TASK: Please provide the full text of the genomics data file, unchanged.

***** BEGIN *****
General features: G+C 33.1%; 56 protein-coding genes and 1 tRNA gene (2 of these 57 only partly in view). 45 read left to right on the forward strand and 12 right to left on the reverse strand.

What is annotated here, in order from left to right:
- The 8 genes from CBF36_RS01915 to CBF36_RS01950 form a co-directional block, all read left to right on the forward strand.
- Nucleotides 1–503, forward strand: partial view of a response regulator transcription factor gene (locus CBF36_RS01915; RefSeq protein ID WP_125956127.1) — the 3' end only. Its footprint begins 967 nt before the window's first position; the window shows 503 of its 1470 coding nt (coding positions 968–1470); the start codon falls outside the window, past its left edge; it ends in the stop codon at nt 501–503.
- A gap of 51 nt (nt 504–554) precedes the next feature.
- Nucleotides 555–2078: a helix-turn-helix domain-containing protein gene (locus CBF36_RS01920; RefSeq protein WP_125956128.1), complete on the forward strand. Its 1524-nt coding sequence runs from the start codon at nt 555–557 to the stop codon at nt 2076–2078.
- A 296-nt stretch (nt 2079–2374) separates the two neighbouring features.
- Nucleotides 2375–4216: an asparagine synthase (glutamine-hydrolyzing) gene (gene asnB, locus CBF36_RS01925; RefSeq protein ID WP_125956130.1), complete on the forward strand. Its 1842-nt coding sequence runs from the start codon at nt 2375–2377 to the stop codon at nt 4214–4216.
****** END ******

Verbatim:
General features: G+C 33.1%; 56 protein-coding genes and 1 tRNA gene (2 of these 57 only partly in view). 45 read left to right on the forward strand and 12 right to left on the reverse strand.

What is annotated here, in order from left to right:
- The 8 genes from CBF36_RS01915 to CBF36_RS01950 form a co-directional block, all read left to right on the forward strand.
- Nucleotides 1–503, forward strand: partial view of a response regulator transcription factor gene (locus CBF36_RS01915; RefSeq protein ID WP_125956127.1) — the 3' end only. Its footprint begins 967 nt before the window's first position; the window shows 503 of its 1470 coding nt (coding positions 968–1470); the start codon falls outside the window, past its left edge; it ends in the stop codon at nt 501–503.
- A gap of 51 nt (nt 504–554) precedes the next feature.
- Nucleotides 555–2078: a helix-turn-helix domain-containing protein gene (locus CBF36_RS01920; RefSeq protein WP_125956128.1), complete on the forward strand. Its 1524-nt coding sequence runs from the start codon at nt 555–557 to the stop codon at nt 2076–2078.
- A 296-nt stretch (nt 2079–2374) separates the two neighbouring features.
- Nucleotides 2375–4216: an asparagine synthase (glutamine-hydrolyzing) gene (gene asnB, locus CBF36_RS01925; RefSeq protein ID WP_125956130.1), complete on the forward strand. Its 1842-nt coding sequence runs from the start codon at nt 2375–2377 to the stop codon at nt 4214–4216.